The passing of David Sheets, Dean Street renter, former Freddy's bartender, eminent domain plaintiff, and singular personality

David Sheets, longtime Dean Street renter, Freddy's bartender, eminent domain plaintiff, and singular personality, died 1/17/18 in HCA Greenview Hospital in Bowling Green, KY. He was 56.

There are obituary notices in the Bowling Green Daily News and the Wichita Eagle, which state:
He was born in Wichita, KS where he attended public Schools and Wichita State University. He lived for many years in Brooklyn, NY, and was employed as a legal assistant. David's hobby was cartography and had an avid interest in Mass Transit Systems of the world. David was predeceased by his father, Kenneth E. Sheets. He is survived by his mother, Wilma Smith, step-brother, Billy Ray Smith and his wife, Jane all of Bowling Green; step-sister, Ellen Smith Alexander and her husband, Jerry of Bella Vista, AR; several cousins and step-nieces and step-nephews also survive. Memorial Services will be on Monday, January 22, 2018 at 1:00 pm with visitation from 10:00 am to 1:00 pm Monday at Johnson-Vaughn-Phe…

Some skepticism on Belmont hockey deal: lease value seems far below Aqueduct racino; unclear (but large?) cost for LIRR service

As I wrote for The Bridge 12/20/1, The Islanders Say Bye to Brooklyn, But Where Next?, the press conference announcing a new arena at Belmont Park for the New York Islanders was "long on pomp... but short on specifics."

Notably, a lease valued at $40 million "upfront to lease up to 43 acres over 49 years... seems like a good deal on rent for the state-controlled property." Also, the Long Island Rail Road will expand service to Belmont.

That indicates public support for an arena widely described as "privately financed," but how much? We don't know yet, but some more details--or at least questions--have emerged.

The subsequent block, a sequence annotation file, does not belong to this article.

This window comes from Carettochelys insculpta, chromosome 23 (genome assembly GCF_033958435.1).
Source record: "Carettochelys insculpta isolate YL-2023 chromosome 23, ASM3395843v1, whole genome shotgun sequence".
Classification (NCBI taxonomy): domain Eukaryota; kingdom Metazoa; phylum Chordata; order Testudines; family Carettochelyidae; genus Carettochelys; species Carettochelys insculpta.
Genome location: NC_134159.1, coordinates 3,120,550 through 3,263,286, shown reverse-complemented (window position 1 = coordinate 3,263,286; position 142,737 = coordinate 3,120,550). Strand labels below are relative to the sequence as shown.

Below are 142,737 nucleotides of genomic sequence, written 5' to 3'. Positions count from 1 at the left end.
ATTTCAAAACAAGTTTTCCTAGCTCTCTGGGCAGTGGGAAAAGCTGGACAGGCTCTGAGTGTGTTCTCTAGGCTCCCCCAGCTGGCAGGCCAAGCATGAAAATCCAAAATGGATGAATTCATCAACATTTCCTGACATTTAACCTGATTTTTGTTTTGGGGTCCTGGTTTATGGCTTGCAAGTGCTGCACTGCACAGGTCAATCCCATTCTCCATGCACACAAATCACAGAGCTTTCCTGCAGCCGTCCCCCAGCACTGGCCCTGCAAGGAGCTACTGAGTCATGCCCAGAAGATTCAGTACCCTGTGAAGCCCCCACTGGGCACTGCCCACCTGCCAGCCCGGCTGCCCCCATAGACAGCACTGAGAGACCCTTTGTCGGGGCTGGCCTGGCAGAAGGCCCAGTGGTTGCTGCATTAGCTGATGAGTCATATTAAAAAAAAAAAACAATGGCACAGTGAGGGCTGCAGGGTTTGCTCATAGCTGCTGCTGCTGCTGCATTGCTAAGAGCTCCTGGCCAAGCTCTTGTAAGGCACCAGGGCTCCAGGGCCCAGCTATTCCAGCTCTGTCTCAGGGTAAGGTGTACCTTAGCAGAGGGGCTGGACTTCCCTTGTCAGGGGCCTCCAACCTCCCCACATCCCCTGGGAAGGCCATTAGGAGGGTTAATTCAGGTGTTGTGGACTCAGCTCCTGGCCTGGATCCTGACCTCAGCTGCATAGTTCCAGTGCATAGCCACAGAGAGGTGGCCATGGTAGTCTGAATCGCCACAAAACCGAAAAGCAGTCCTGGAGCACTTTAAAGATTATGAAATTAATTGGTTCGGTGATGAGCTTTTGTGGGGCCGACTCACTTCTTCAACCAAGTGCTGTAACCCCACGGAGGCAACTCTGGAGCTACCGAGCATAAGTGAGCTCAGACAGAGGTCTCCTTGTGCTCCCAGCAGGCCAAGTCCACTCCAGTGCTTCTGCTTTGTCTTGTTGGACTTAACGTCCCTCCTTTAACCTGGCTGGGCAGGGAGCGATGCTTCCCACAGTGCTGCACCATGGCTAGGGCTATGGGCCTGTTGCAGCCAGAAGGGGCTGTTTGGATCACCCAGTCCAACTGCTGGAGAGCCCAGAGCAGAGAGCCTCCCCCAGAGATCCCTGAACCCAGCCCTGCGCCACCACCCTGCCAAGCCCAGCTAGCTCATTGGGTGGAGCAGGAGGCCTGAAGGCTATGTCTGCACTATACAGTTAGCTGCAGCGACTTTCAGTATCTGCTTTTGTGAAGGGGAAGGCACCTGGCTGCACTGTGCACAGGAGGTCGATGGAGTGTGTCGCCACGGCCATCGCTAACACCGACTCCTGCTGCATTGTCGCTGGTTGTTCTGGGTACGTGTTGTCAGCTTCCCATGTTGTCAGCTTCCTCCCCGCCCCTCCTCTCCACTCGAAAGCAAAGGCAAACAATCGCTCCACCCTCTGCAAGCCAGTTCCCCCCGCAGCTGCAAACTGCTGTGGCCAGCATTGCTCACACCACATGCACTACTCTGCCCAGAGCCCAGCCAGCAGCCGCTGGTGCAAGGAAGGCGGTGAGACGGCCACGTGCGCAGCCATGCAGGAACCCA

An Aqueduct comparable?

Well, we don't know what the other bid was, and there aren't exactly parcels that large offering direct comparables.

But consider: Genting New York LLC in September 2010 was granted a franchise to operate a video lottery terminal under a 30 year lease on 67 acres at Aqueduct Park (as noted by Gov. Andrew Cuomo).


Barclays Center event June 11 to protest plans to expand Israeli draft; questions about logistics

At right is a photo of a poster spotted in Hasidic Williamsburg right. Clearly there's an event scheduled at the Barclays Center aimed at the Haredi Jewish community (strict Orthodox Jews who reject secular culture), but the lack of English text makes it cryptic.

The website explains, Protest Against Israeli Draft of Bnei Yeshiva Rescheduled for Barclays Center:
A large asifa to protest the drafting of bnei yeshiva in Eretz Yisroel into the Israeli army that had been set to take place this month will instead be held on Sunday, 17 Sivan/June 11, at the Barclays Center in Downtown Brooklyn, NY. So attendees at a big gathering will protest an apparent change of policy that will make it much more difficult for traditional Orthodox Jewish students--both Hasidic (who follow a rebbe) and non-Hasidic (who don't)--to get deferments from the draft. Comments on the Yeshiva World website explain some of the debate.

The logistical questions

What's unclear is how large the ev…